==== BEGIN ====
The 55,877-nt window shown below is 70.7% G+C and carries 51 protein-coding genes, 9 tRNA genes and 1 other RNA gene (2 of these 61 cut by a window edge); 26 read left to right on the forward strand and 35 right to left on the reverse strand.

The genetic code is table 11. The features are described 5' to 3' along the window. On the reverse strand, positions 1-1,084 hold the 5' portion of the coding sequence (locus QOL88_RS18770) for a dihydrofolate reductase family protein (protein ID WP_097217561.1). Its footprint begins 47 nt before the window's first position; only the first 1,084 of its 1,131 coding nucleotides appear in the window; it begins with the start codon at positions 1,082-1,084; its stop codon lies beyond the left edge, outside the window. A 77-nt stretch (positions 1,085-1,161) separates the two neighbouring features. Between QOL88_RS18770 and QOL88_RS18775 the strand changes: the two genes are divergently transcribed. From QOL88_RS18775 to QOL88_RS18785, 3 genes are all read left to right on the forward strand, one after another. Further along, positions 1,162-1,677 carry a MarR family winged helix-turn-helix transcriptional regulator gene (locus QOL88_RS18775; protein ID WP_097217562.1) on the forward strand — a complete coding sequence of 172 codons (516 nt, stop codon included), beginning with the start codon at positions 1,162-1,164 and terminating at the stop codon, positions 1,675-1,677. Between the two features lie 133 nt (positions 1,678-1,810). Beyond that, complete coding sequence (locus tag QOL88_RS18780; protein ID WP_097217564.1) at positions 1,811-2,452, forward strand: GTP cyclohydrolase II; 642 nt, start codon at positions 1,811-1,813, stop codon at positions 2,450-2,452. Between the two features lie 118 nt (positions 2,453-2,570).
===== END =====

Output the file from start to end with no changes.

The 55,877-nt window shown below is 70.7% G+C and carries 51 protein-coding genes, 9 tRNA genes and 1 other RNA gene (2 of these 61 cut by a window edge); 26 read left to right on the forward strand and 35 right to left on the reverse strand.

The genetic code is table 11. The features are described 5' to 3' along the window. On the reverse strand, positions 1-1,084 hold the 5' portion of the coding sequence (locus QOL88_RS18770) for a dihydrofolate reductase family protein (protein ID WP_097217561.1). Its footprint begins 47 nt before the window's first position; only the first 1,084 of its 1,131 coding nucleotides appear in the window; it begins with the start codon at positions 1,082-1,084; its stop codon lies beyond the left edge, outside the window. A 77-nt stretch (positions 1,085-1,161) separates the two neighbouring features. Between QOL88_RS18770 and QOL88_RS18775 the strand changes: the two genes are divergently transcribed. From QOL88_RS18775 to QOL88_RS18785, 3 genes are all read left to right on the forward strand, one after another. Further along, positions 1,162-1,677 carry a MarR family winged helix-turn-helix transcriptional regulator gene (locus QOL88_RS18775; protein ID WP_097217562.1) on the forward strand — a complete coding sequence of 172 codons (516 nt, stop codon included), beginning with the start codon at positions 1,162-1,164 and terminating at the stop codon, positions 1,675-1,677. Between the two features lie 133 nt (positions 1,678-1,810). Beyond that, complete coding sequence (locus tag QOL88_RS18780; protein ID WP_097217564.1) at positions 1,811-2,452, forward strand: GTP cyclohydrolase II; 642 nt, start codon at positions 1,811-1,813, stop codon at positions 2,450-2,452. Between the two features lie 118 nt (positions 2,453-2,570).